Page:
My wife and I went shopping this morning. Within the first 10 minutes we had encountered at least a half-dozen bizarre drivers, including a young lady who stalled her car in the middle of an ilegal U-turn and had trouble restarting while blocking the road in all four directions; another who slowed down to a crawl on the highway merge; a third who blocked the left lane on the highway while going below the speed limit, etc., etc.
I fumed in silence, preemptively trying to avoid my wife’s admonitions that I should “Calm down” and that “We’re not in a hurry”. As I tried to maintain my good humour, an expression rolled uncontrollably into my mind: “Jesus Christ, all the paralytics are on the road today!”. Paralytics? Hell, that’s not even a term I grew up with. Where would I get such a spontaneous expression? I laughed out loud and told my wife what had happened. I suddenly realized where the term had come from: I’ve been watching WAY too many Victorian era dramas! Between Downton Abbey, Ripper Street, Copper, and the Murdoch Mysteries (all absolutely wonderful shows), terms even my grandmother wouldn’t have used, have crept into my vernacular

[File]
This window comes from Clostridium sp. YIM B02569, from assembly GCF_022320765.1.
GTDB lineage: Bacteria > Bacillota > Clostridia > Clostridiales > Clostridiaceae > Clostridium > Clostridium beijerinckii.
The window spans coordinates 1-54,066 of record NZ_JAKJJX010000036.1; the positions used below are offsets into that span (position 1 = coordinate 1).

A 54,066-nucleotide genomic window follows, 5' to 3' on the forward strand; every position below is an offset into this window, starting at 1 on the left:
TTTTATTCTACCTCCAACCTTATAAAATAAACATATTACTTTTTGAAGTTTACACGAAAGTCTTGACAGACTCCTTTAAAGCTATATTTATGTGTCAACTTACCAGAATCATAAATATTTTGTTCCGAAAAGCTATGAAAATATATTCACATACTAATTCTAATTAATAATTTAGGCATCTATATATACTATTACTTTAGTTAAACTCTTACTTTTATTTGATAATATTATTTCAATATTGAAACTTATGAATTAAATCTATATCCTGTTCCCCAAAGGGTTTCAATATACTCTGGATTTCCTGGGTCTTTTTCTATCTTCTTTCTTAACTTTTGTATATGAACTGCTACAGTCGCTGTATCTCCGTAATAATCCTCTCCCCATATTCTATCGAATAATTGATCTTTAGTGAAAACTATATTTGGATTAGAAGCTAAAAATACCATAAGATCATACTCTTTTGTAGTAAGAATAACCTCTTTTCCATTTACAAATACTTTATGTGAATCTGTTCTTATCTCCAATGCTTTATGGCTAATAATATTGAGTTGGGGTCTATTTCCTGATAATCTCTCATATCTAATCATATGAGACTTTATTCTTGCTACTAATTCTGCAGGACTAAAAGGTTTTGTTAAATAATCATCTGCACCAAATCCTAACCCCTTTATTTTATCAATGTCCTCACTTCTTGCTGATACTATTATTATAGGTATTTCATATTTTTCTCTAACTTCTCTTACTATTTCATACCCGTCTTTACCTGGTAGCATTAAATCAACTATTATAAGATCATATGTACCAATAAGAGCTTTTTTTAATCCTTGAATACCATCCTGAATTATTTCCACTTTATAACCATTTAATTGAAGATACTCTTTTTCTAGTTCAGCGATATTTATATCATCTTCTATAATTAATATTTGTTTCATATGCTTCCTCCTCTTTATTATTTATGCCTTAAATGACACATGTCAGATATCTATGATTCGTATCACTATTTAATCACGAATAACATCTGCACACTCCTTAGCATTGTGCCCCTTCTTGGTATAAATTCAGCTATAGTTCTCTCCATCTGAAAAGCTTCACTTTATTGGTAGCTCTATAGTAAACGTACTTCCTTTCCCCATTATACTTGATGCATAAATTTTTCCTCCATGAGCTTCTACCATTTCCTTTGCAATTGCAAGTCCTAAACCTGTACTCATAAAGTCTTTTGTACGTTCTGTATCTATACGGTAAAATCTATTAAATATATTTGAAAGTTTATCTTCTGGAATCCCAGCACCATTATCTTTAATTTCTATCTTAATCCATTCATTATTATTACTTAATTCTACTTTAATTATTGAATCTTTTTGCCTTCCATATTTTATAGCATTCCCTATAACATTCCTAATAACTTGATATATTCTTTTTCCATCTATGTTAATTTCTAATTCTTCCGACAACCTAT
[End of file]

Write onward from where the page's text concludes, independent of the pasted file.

My wife laughed. She said, “Funny you should say that, but I caught a brief clip from a religious program on the radio the other day, and the whack-job being interviewed referred to gay men as “Sodomites”; an expression we had heard quite recently on several episodes of these shows.
So if you find yourself using any of the terms at this link, you’re probably suffering from Victorian Era Slang Syndrome (VESS). The only cure apears to be a steady infusion of wormwood absinthe poured over a sugar cube in a silver spoon. Keep it up and in no time, you’ll wind up in a “lunatic” asylum.